The only food or bev­er­age served is Jane Goodall’s fair trade cof­fee. Fair trade means that work­ers are paid fair wages with­out ex­ploita­tion or op­pres­sion. Other hand­made goods in the shop are also cer­ti­fied fair trade. Yu hopes to help more peo­ple while con­tribut­ing to a bet­ter en­vi­ron­ment.

In a cor­ner of the shop stands a glass cylin­der filled with plas­tic tape col­lected from pack­ag­ing ma­te­ri­als. “They have no re­cy­cling value and don’t biode­grade so we keep them in the cylin­der,” Yu ex­plains. “That is the real garbage.” To avoid con­tribut­ing more to the col­lec­tion, Yu uses biodegrad­able pa­per tape made from corn syrup that be­comes sticky when wet.

In the shop, the con­cept of zero waste can be seen in ev­ery de­tail.

“The pace of life is be­com­ing faster and faster nowa­days, and we need a pause to pon­der over the im­por­tance of the en­vi­ron­ment,” Yu says. “Emerg­ing prob­lems such as smog caused by gas emis­sions and plas­tic pol­lu­tion all make the sit­u­a­tion worse. We have to change.”

“We are not just con­sumers,” she adds. “We should con­trib­ute to so­ci­ety. Ev­ery penny we spend should fa­vor the so­cial and eco­log­i­cal en­vi­ron­ment rather than worsen the cur­rent sit­u­a­tion. I hope more peo­ple re­think the re­la­tion­ship be­tween hu­mans, so­ci­ety and na­ture. Hu­man be­ings are both the pro­duc­ers of waste and its vic­tims.” More Mo­ti­va­tion

Along­side run­ning the store, Yu and Har­vey reg­u­larly host sec­ond­hand flea mar­kets and meet­ings to share their ex­pe­ri­ence in en­vi­ron­men­tal pro­tec­tion. Lack­ing abun­dant fi­nan­cial re­sources, they per­form all the work by them­selves and con­sider it “worth it no mat­ter what it takes” be­cause they are do­ing what they truly want.

Fol­low­ing their lead, more peo­ple are try­ing to use less plas­tic and em­brace the zero-waste life­style.

“I hope to in­spire a wide range of op­tions and fos­ter greater con­ve­nience for cus­tomers,” Yu de­clares. She re­mains pos­i­tive about the fu­ture and plans to pro­vide more food prod­ucts and build a one- stop shop­ping plat­form. “We want to open more shops in other cities to help peo­ple un­der­stand the zero- waste life­style and pro­vide easy ac­cess for ad­vo­cates of en­vi­ron­men­tal pro­tec­tion to try zero- waste prod­ucts.”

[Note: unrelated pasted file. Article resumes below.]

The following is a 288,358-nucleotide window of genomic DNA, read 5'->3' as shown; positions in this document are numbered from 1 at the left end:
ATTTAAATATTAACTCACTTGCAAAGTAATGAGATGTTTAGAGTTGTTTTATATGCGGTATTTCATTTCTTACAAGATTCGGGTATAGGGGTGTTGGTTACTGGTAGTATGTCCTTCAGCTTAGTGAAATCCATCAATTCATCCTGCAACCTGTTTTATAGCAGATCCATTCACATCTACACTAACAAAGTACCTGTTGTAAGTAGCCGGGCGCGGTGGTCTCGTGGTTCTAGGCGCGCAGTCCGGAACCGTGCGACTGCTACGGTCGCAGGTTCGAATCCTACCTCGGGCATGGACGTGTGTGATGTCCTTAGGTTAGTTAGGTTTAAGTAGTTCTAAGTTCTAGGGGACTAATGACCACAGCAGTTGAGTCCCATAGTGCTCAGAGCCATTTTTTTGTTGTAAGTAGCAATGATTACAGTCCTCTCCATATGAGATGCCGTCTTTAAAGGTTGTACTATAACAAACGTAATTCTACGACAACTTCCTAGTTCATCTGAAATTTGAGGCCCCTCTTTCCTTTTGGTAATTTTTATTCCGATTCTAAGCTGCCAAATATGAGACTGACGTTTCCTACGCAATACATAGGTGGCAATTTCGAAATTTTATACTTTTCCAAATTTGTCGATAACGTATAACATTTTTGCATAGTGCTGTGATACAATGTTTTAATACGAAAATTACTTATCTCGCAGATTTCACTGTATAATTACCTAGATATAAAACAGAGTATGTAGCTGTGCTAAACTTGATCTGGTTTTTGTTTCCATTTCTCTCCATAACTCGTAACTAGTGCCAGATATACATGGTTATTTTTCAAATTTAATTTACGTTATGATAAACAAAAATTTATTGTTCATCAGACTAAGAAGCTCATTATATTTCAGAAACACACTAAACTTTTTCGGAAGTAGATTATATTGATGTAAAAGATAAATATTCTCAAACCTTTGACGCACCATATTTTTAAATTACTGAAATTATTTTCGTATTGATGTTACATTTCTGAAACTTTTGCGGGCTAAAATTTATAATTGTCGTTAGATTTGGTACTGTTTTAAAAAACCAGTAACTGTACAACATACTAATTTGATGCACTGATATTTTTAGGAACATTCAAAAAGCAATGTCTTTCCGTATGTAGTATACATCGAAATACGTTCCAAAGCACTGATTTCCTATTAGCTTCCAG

Al­though other coun­tries al­ready have a hand­ful of ze­rowaste shops, Yu wants to take her Bulk House abroad.

“Pub­lic aware­ness is cru­cial,” she con­cludes. “It arouses con­cern from peo­ple from all walks of life. I do what I can and hope ev­ery­one does what he or she can and mo­bi­lizes peo­ple around them. Many hands make light work. When we work to­gether, we can make the world a bet­ter place.”

The Bulk House is the first zero-waste shop in the Chi­nese main­land. All of its goods are re­us­able and degrad­able. cour­tesy of Yu Yuan

In the three months af­ter Yu and her boyfriend Joe Har­vey be­gan prac­tic­ing the zero-waste life­style, the cou­ple man­aged to limit their waste to only two small glass jars. The two jars are dis­played in the Bulk House to in­spire more peo­ple to join them. cour­tesy of Yu Yuan

A shop­per in the Bulk House. The shop sells var­i­ous goods for daily y use that are made of ma­te­ri­als eri­als such as stain­less steel, wood and or­ganic cot­ton. ton. by Lilia

Ex­cept for the IKEA shelves, all the fur­ni­ture in the shop was pur­chased from sec­ond-hand flea mar­kets or do­nated by friends. The con­cept of zero waste can be seen in ev­ery de­tail. cour­tesy of Yu Yuan